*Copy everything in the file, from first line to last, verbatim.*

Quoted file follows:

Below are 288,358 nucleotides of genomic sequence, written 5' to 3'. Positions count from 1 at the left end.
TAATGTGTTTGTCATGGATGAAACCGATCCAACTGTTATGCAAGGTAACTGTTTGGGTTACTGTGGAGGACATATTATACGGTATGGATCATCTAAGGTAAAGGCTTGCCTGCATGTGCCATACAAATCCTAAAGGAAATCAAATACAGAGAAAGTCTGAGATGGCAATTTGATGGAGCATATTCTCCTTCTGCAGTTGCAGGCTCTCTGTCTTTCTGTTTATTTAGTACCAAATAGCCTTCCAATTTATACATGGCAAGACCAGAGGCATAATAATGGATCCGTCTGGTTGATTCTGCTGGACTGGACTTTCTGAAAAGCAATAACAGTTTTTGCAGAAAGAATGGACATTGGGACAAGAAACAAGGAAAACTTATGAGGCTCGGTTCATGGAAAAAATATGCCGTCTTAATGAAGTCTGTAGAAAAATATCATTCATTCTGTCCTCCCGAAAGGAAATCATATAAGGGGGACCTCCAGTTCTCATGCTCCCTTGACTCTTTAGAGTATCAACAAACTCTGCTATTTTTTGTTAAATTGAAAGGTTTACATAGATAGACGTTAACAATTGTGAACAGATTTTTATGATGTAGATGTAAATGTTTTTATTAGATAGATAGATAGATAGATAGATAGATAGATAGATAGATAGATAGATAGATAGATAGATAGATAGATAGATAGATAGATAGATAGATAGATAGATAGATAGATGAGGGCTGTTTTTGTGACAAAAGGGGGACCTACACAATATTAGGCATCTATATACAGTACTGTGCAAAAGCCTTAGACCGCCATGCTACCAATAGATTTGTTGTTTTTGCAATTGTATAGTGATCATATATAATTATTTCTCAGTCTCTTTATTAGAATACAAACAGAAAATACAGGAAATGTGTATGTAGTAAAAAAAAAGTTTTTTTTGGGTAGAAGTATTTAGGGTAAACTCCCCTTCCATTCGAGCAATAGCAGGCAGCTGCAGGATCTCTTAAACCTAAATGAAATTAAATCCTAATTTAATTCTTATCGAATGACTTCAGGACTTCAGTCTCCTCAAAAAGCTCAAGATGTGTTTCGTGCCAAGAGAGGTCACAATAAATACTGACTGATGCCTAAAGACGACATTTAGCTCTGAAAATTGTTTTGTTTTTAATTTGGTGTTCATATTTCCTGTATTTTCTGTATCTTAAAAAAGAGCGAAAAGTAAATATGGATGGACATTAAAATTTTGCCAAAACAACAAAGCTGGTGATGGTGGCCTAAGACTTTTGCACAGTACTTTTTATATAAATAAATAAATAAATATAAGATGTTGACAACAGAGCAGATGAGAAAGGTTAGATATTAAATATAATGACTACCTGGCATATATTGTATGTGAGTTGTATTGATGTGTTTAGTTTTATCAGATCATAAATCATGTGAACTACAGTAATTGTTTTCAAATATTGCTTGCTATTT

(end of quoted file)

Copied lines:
Below are 288,358 nucleotides of genomic sequence, written 5' to 3'. Positions count from 1 at the left end.
TAATGTGTTTGTCATGGATGAAACCGATCCAACTGTTATGCAAGGTAACTGTTTGGGTTACTGTGGAGGACATATTATACGGTATGGATCATCTAAGGTAAAGGCTTGCCTGCATGTGCCATACAAATCCTAAAGGAAATCAAATACAGAGAAAGTCTGAGATGGCAATTTGATGGAGCATATTCTCCTTCTGCAGTTGCAGGCTCTCTGTCTTTCTGTTTATTTAGTACCAAATAGCCTTCCAATTTATACATGGCAAGACCAGAGGCATAATAATGGATCCGTCTGGTTGATTCTGCTGGACTGGACTTTCTGAAAAGCAATAACAGTTTTTGCAGAAAGAATGGACATTGGGACAAGAAACAAGGAAAACTTATGAGGCTCGGTTCATGGAAAAAATATGCCGTCTTAATGAAGTCTGTAGAAAAATATCATTCATTCTGTCCTCCCGAAAGGAAATCATATAAGGGGGACCTCCAGTTCTCATGCTCCCTTGACTCTTTAGAGTATCAACAAACTCTGCTATTTTTTGTTAAATTGAAAGGTTTACATAGATAGACGTTAACAATTGTGAACAGATTTTTATGATGTAGATGTAAATGTTTTTATTAGATAGATAGATAGATAGATAGATAGATAGATAGATAGATAGATAGATAGATAGATAGATAGATAGATAGATAGATAGATAGATAGATAGATAGATAGATAGATGAGGGCTGTTTTTGTGACAAAAGGGGGACCTACACAATATTAGGCATCTATATACAGTACTGTGCAAAAGCCTTAGACCGCCATGCTACCAATAGATTTGTTGTTTTTGCAATTGTATAGTGATCATATATAATTATTTCTCAGTCTCTTTATTAGAATACAAACAGAAAATACAGGAAATGTGTATGTAGTAAAAAAAAAGTTTTTTTTGGGTAGAAGTATTTAGGGTAAACTCCCCTTCCATTCGAGCAATAGCAGGCAGCTGCAGGATCTCTTAAACCTAAATGAAATTAAATCCTAATTTAATTCTTATCGAATGACTTCAGGACTTCAGTCTCCTCAAAAAGCTCAAGATGTGTTTCGTGCCAAGAGAGGTCACAATAAATACTGACTGATGCCTAAAGACGACATTTAGCTCTGAAAATTGTTTTGTTTTTAATTTGGTGTTCATATTTCCTGTATTTTCTGTATCTTAAAAAAGAGCGAAAAGTAAATATGGATGGACATTAAAATTTTGCCAAAACAACAAAGCTGGTGATGGTGGCCTAAGACTTTTGCACAGTACTTTTTATATAAATAAATAAATAAATATAAGATGTTGACAACAGAGCAGATGAGAAAGGTTAGATATTAAATATAATGACTACCTGGCATATATTGTATGTGAGTTGTATTGATGTGTTTAGTTTTATCAGATCATAAATCATGTGAACTACAGTAATTGTTTTCAAATATTGCTTGCTATTT